Categories and categorization are an inevitable part of our social life. It is almost impossible to observe or interact with other people without reflecting in terms of categories or groups - based on either class, gender, ethnicity or other possible ways of sorting and classifying people. Relationships in both public and private contexts are affected by imagined differences between different population groups. The authors problematize these categorizations - preferably when it comes to (real or imagined) differences between people on the basis of national origin and ethnic group affiliation. The research overview also includes observations of how the Swedish state has contributed with terminological recommendations regarding the classification of people with a foreign background, and how this has made an impression in the debate.
Some overall conclusions and recommendations
- Publicly initiated categories and categorization (used in official statistics, for example) can work both enabling (by drawing attention to problems) and limiting (by people being locked into assigned identities).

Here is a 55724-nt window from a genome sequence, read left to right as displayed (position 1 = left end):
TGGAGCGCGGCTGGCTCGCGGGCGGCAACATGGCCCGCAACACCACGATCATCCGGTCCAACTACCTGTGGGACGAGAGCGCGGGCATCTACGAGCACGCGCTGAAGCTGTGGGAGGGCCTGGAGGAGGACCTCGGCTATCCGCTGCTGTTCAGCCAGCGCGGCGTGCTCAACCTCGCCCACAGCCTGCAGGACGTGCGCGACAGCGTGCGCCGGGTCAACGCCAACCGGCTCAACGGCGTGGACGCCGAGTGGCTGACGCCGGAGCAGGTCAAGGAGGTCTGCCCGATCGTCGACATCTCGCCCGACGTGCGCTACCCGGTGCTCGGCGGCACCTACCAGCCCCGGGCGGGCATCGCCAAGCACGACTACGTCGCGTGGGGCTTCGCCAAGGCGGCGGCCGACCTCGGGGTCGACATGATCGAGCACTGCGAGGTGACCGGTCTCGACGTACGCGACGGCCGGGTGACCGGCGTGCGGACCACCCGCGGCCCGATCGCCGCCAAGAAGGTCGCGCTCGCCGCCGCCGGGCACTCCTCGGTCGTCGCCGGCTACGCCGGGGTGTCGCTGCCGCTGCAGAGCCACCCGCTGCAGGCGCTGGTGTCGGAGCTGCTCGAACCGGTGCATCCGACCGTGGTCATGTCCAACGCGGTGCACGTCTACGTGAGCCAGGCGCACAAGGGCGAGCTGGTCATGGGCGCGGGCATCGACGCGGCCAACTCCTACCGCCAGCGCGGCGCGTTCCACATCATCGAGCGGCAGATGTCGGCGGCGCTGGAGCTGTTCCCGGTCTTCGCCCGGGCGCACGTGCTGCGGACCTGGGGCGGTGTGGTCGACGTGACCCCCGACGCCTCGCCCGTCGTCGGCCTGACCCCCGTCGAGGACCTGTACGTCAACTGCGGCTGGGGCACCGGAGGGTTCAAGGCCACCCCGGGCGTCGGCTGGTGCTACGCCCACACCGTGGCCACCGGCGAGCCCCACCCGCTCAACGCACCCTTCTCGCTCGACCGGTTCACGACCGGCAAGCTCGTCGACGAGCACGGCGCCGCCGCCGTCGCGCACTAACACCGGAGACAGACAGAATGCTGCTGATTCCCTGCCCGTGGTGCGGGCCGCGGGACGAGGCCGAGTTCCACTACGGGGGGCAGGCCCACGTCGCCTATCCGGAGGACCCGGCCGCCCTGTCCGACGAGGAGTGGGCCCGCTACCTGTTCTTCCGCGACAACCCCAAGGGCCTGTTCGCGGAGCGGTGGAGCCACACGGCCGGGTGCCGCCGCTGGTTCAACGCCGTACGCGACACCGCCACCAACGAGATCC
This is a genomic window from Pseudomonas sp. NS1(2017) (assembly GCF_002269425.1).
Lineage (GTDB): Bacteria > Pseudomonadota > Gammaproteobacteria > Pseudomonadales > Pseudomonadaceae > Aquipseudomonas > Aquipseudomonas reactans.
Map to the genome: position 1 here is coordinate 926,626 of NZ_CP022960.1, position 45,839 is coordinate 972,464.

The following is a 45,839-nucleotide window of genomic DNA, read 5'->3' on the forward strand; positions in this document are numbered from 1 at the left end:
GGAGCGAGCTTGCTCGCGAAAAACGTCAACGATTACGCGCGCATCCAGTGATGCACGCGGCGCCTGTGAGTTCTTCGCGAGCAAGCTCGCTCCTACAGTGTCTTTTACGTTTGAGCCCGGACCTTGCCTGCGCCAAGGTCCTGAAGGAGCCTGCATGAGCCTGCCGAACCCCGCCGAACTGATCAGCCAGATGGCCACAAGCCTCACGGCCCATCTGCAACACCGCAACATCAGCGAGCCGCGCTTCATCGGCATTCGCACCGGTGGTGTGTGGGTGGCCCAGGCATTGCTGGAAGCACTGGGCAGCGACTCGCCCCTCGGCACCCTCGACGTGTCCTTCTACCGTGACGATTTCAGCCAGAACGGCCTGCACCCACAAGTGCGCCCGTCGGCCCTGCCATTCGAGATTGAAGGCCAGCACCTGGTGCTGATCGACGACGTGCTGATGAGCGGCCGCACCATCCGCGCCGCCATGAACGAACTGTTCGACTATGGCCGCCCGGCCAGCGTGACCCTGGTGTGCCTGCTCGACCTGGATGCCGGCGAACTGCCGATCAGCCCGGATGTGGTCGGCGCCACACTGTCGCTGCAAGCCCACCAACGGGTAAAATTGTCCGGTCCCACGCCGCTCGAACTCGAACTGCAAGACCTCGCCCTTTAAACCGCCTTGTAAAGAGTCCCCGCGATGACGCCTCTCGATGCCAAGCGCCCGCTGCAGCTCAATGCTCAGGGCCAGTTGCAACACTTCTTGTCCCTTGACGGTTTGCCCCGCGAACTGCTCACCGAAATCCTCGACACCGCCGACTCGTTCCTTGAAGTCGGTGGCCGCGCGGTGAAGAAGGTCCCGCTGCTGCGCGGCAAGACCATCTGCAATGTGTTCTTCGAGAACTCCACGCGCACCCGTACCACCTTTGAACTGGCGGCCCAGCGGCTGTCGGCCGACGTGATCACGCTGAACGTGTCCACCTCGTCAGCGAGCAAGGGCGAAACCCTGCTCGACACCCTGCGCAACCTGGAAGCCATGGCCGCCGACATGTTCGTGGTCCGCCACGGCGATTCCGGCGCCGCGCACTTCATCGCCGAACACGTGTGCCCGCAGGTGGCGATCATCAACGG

- Challenges that a certain group of people face can be identified by pointing out certain characteristics or categories and linking them to specific difficulties. In the long run, this can potentially strengthen the designated person's resources and position in society, but it can also contribute to stigma.
- To gain a better understanding and decision basis future research could make contributions via international comparative studies of more and less ethnically oriented systems in population statistics.
About the report authors
The research overview, The Dilemma of Categories (2015:7), is written by Per Strömblad, Associate Professor of Political Science at Linnaeus University and Gunnar Myrberg, Associate Professor of Political Science at Uppsala University.
Picture by Bruno Martins from Unsplash.